The organization’s Report Card for America’s Infrastructure gives Wisconsin a grade of C for its overall infrastructure and a C+ for its bridges.  

In many places, county government officials have borrowed money outside of tax levy limits to shore up bridges and roads in need of fixing. For example, Eau Claire County has spent millions in recent years on road and bridge repairs after ranking near the bottom of the state in road conditions. 

In Bayfield County, officials are borrowing $1.5 million annually for road and bridge maintenance on 172 miles of roads there. Studies show the county should repair between seven and nine miles of roads annually, but for many years funding allowed fixes to only two or three miles, said Paul Johanik, Bayfield County highway commissioner. 

“We didn’t have the money for the maintenance we needed, and over time the roads had gotten pretty rough,” he said. 

Is Help On the Way For Wisconsin Bridges?

WATCH: Almost 1,000 bridges in Wisconsin are currently classified as "structurally deficient." Our reporter Julian Emerson has more on how that can affect day-to-day life and the economy, and what President Joe Biden's infrastructure plan could do to help:

Posted by UpNorthNews on Tuesday, April 20, 2021

Weight restrictions and closures of bridges are particularly common in western Wisconsin. In 2018 more than 75% of bridges impacted by newly imposed weight limits related to heavy vehicles were in that part of the state, with a high of 18 such bridges in Trempealeau County. 

With the vast majority of Wisconsin bridges located in rural areas, the condition of those structures has a significant, adverse impact on farmers, said Tommy Enright, a spokesman for Wisconsin Farmers Union and a farmer in Portage County. 

“Good bridges are crucial infrastructure for agriculture and rural communities,” Enright said. “When a bridge is closed or has weight restrictions due to poor condition, it can add many miles and time to a farm’s operations. This affects their bottom lines in terms of wages and fuel costs, as well as produces more emissions, which can have an environmental impact.”

Farmers, logging operators and other businesses using heavy equipment face significant added travel times and related business costs when bridges are shut down or have weight restrictions in their counties, Erickson and Johanik said. Heavy storms that caused significant flooding and washouts of bridges and roads, including US 2 and State Highway 13 in 2016 and 2018, added as many as several hours to trips for some, they said.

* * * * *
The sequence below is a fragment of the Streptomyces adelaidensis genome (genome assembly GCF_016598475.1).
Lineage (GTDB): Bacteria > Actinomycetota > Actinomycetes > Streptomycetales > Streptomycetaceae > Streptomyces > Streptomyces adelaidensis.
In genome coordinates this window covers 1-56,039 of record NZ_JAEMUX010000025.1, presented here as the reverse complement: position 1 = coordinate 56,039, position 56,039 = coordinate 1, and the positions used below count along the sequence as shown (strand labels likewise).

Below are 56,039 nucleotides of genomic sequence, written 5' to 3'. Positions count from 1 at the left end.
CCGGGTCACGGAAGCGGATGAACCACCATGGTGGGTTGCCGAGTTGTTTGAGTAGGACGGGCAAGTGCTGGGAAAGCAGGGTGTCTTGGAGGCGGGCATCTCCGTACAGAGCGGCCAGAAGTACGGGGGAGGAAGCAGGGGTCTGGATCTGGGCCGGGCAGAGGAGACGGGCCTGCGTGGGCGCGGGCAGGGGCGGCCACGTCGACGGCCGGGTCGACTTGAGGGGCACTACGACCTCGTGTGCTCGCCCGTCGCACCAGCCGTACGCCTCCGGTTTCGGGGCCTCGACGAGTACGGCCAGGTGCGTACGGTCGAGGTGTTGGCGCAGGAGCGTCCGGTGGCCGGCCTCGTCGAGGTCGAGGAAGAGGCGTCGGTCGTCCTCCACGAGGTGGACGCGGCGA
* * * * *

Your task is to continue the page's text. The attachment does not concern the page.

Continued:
For instance, when portions of both highways were shut down for reconstruction, the 40-minute drive from Ashland to Hurley took as long as 4 ½-hours because of lengthy detours.  

“It can be a major inconvenience to people when we have problems with our bridges,” Erickson said.

The Paint Creek Bridge in Chippewa County was rebuilt after it partially collapsed in May 2018, causing travel delays for motorists in the area. (Photo by Julian Emerson)

Chippewa County motorists faced increased travel times when the Paint Creek Bridge near Lake Wissota partially collapsed in May 2018. After it was repaired, the bridge became part of a detour route for fixes to a nearby bridge along County Highway X.  

Such reroutes are unavoidable when bridge repairs are needed, but reducing the number of necessary upgrades and weight restrictions will be possible only with additional funding, local transportation officials said. With local government spending and borrowing capacity restricted, increased state and federal aid will be necessary for improved bridge maintenance, they said. 

“Things have gotten better the past couple years, but absolutely we need more funding if we’re going to keep up with maintenance,” Johanik said. “Any money we get from the federal level or the state level, we can use it.”